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10 Outdoor Learning Activities for Preschoolers

4 min read

As the working lives of parents get busier, cities become more crowded and technology takes a grip on our lives. As a result, our children are spending more and more time indoors. The lives of children today are much more structured and supervised, with few opportunities for free play.
Research has found that 56% of children globally play outside for one hour or less each day– which is less than the two-hour guideline for maximum security prisoners in the US. Furthermore, in India, 56 per cent of parents believe their child has less opportunities to play than they did as a child.
Studies have provided cogent evidence that the way young ones feel in pleasing natural environments improves recall of information, problem solving, and creative skills. Early experiences with the natural world has a direct link with the development of imagination and the sense of wonder. Seventy-nine per cent of children report that having time to play at school helps them to concentrate in lessons.
Little ones respond more positively to experiences in the outdoors and it greatly adds to their ability to naturally experiment with independence. Children’s social, psychological, academic and physical health is positively impacted when they have daily contact with natural surroundings.

The range of outdoor activities is broad and cannot be limited to just a handful. Here are 10 popular outdoor learning activities for your little preschooler that will help them achieve developmental milestones and more –

  1. Plant a Tree

Gardening activity is easily adaptable for kids. It’s fun, rewarding and connected with various developmental, physical and psychological benefits. They learn about plants (and their life cycle), and growth by planting and caring for flowers and vegetables. And all that digging and pulling is great for sensory exploration as well as building hand and finger strength.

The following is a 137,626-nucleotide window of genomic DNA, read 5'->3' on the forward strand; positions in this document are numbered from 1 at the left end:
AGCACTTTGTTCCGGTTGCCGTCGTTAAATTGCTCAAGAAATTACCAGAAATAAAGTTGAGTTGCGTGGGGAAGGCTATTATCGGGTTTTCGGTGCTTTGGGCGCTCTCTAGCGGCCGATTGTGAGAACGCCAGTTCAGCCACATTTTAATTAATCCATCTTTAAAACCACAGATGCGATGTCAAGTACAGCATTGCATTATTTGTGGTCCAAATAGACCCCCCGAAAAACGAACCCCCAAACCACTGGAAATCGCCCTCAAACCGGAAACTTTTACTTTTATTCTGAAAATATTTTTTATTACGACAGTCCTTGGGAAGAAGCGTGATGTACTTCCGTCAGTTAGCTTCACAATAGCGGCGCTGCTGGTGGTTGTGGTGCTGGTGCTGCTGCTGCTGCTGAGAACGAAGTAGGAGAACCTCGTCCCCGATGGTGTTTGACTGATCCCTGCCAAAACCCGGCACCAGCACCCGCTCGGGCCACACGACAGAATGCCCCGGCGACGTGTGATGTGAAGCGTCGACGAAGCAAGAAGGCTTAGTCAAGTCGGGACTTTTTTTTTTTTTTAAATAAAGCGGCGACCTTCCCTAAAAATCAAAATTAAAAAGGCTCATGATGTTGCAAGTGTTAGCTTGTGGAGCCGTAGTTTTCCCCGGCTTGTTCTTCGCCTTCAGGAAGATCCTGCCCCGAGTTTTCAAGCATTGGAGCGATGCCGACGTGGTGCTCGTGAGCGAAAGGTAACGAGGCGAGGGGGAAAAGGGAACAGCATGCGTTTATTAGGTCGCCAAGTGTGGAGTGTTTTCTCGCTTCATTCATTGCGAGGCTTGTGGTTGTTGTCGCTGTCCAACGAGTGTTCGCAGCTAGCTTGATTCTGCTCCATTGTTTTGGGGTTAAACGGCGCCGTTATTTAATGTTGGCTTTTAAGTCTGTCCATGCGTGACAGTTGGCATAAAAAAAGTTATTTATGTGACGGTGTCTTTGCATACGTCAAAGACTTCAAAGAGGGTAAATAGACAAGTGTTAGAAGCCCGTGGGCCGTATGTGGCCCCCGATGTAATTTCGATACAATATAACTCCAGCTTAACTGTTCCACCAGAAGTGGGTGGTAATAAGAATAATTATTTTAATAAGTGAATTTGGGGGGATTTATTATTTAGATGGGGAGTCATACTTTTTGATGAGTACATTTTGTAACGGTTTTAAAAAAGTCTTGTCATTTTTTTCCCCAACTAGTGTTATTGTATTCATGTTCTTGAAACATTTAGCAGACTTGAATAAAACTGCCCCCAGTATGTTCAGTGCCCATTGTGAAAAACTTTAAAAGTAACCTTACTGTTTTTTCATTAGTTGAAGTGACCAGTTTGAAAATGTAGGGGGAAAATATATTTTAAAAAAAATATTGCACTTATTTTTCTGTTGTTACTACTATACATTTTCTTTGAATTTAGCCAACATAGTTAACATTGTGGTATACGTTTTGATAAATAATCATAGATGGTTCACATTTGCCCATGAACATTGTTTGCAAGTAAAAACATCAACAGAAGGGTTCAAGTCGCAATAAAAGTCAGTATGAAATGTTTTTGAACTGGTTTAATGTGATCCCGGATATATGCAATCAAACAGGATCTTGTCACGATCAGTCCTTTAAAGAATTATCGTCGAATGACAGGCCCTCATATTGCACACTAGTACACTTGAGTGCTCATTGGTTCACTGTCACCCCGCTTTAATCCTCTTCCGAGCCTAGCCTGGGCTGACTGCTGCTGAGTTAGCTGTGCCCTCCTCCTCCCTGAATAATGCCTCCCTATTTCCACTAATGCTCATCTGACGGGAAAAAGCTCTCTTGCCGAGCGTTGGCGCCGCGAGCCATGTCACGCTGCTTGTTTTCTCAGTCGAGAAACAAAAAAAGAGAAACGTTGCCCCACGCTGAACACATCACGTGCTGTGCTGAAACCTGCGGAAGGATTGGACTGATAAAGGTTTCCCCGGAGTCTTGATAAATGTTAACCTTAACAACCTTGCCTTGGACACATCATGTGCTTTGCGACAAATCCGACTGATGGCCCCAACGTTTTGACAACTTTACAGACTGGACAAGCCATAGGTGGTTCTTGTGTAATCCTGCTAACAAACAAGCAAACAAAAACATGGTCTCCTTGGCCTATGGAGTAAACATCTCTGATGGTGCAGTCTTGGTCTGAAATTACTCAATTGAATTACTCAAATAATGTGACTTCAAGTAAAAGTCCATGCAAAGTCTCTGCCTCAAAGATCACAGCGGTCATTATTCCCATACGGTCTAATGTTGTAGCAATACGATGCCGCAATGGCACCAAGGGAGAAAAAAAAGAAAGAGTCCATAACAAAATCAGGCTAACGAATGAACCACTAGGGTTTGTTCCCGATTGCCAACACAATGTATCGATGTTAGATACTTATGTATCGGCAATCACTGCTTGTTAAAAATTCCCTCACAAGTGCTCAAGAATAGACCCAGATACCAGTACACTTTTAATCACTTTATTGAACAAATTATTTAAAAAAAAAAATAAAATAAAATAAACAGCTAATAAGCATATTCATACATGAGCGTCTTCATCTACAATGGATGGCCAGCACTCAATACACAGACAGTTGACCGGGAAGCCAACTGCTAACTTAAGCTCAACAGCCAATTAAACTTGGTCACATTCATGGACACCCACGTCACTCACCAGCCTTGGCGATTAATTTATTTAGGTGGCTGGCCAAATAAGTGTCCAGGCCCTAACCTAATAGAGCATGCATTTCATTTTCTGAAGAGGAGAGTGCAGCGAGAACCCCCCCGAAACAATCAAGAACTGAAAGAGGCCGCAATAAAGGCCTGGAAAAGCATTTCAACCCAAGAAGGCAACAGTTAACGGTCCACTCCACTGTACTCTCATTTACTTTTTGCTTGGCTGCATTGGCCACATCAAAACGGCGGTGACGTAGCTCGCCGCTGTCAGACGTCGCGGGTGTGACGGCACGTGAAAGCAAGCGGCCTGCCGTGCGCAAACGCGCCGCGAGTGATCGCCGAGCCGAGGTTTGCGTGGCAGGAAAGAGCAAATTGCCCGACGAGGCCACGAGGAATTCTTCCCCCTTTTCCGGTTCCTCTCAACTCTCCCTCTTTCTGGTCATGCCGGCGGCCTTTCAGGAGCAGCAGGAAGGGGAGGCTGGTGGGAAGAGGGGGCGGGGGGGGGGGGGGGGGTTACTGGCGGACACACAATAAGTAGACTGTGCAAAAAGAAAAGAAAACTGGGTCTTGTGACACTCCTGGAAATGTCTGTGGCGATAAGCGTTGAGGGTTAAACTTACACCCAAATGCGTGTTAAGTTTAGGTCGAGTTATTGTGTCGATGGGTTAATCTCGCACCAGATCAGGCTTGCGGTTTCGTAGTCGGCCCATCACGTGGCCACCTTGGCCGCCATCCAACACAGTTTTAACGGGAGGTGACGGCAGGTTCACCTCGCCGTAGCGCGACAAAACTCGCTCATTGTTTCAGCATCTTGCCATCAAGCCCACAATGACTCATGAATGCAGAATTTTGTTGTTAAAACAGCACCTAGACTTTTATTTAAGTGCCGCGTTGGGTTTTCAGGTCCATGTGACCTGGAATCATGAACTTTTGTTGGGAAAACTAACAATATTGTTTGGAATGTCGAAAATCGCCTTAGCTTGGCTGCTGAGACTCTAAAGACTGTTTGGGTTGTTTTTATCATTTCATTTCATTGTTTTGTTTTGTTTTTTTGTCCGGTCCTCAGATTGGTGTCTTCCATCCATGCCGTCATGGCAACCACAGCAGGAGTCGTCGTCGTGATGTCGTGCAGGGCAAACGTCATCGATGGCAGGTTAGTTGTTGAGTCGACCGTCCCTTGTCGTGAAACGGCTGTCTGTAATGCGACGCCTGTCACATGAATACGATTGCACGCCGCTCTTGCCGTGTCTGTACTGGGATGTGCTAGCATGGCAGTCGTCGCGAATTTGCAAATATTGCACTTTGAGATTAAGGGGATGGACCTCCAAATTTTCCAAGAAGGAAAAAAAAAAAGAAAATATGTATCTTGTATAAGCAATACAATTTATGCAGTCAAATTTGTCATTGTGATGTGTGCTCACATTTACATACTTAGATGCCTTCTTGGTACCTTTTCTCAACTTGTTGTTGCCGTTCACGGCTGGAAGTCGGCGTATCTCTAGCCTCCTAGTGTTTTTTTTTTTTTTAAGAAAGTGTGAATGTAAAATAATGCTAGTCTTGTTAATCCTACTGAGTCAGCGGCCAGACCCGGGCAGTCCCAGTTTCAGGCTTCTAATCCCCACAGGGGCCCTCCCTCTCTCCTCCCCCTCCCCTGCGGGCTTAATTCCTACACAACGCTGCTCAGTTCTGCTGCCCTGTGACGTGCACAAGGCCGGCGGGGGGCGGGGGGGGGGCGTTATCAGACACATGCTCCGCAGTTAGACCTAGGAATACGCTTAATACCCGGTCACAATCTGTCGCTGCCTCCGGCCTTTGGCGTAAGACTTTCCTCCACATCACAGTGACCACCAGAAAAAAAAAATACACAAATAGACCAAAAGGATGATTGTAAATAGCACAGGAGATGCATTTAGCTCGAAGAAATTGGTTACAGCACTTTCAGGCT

1. Nature Hike

Nature offers plenty of findings for young ones. Encouraging them to locate certain types of leaves, flowers, rocks, bugs, twigs etc. promotes observation skills, fine-motor skills, hand-eye coordination and the use of the five senses in exploring.

  1. Scavenger Hunt

This outdoor activity will get kids moving, touching, listening, noticing, and interacting with the outdoors in a totally different way. It’s a great way to show kids how to explore many of their sensory systems at once, such as gross motor skills, coordination, balance, motor control, sensory integration and visual motor integration.

  1. Obstacle Course

An obstacle course includes several physical activities like walking, climbing, crawling and maintaining balance, and children have to cross all of these obstacles to reach the end of the course. The game is not about the end result, but about the fun of facing and conquering the obstacle course. For preschoolers, encountering obstacles is fun because they are developing physical skills at this age. The obstacle course gives them an opportunity to test new skills and understand more about their physical abilities.

  1. Paint your way to fun

Gather young artists and some colours (paints, crayons, pencil colours etc.) outdoors and let them create their newest masterpiece! Kids will hone their observation skills and learn about colors. Offering colours with a built-in grip promotes a mature grasp.